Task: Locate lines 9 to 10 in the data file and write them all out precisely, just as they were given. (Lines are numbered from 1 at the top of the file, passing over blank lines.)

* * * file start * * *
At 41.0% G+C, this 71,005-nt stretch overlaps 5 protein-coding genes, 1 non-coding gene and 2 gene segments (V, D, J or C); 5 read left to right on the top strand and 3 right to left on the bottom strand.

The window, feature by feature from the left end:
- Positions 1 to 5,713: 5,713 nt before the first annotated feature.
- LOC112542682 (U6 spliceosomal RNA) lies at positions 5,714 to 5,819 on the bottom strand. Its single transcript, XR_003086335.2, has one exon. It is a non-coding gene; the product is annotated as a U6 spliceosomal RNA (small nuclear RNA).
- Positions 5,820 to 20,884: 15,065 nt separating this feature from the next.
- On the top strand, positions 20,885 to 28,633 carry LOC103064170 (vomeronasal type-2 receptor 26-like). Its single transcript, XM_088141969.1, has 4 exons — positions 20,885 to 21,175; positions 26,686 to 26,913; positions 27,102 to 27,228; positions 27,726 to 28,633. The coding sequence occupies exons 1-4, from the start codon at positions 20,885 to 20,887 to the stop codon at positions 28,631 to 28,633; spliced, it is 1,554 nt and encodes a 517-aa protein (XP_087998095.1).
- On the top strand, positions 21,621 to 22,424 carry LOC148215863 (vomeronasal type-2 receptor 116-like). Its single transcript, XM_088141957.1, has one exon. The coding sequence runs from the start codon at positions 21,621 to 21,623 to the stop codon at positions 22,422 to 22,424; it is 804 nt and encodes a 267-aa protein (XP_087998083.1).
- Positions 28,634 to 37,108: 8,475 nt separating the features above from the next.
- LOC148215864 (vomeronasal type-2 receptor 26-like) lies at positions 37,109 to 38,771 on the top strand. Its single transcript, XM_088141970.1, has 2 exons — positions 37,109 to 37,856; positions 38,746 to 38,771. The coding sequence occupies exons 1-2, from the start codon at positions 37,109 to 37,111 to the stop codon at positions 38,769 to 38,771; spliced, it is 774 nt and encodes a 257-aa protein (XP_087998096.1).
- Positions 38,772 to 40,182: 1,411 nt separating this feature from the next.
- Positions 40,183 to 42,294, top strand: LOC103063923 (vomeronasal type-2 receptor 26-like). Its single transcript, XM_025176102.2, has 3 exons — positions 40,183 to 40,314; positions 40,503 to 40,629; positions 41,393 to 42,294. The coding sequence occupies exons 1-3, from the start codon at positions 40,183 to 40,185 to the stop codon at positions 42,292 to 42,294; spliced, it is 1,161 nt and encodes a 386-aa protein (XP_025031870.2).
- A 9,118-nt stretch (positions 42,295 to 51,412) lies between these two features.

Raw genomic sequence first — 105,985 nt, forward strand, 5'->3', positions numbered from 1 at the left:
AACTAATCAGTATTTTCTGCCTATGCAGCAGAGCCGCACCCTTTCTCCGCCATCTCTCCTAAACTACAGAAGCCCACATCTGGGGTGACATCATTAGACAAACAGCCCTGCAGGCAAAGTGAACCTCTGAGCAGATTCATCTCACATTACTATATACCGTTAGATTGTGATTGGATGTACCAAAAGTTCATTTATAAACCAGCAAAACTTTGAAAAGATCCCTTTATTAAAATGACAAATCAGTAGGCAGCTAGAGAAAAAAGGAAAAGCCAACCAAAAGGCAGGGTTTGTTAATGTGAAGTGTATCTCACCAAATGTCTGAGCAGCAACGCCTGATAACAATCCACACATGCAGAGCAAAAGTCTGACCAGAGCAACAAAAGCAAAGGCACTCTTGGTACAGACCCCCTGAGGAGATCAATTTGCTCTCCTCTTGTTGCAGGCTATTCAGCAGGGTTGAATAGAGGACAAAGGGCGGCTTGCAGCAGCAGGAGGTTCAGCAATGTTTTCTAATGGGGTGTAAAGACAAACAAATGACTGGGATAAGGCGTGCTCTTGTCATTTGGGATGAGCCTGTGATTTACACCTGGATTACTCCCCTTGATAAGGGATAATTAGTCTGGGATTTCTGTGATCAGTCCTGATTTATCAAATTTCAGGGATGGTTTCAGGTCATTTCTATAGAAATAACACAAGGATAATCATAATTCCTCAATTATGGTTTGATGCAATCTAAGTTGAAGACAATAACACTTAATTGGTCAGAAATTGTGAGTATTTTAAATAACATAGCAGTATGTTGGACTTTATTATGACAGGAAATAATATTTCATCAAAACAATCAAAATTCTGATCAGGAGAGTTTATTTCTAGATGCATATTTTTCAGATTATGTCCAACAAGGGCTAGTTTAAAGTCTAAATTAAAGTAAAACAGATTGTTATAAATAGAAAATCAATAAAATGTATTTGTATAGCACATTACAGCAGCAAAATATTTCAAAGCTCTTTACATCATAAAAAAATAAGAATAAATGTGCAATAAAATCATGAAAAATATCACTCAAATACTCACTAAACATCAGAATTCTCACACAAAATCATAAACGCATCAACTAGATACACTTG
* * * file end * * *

- LOC148215864 (vomeronasal type-2 receptor 26-like) lies at positions 37,109 to 38,771 on the top strand. Its single transcript, XM_088141970.1, has 2 exons — positions 37,109 to 37,856; positions 38,746 to 38,771. The coding sequence occupies exons 1-2, from the start codon at positions 37,109 to 37,111 to the stop codon at positions 38,769 to 38,771; spliced, it is 774 nt and encodes a 257-aa protein (XP_087998096.1).
- Positions 38,772 to 40,182: 1,411 nt separating this feature from the next.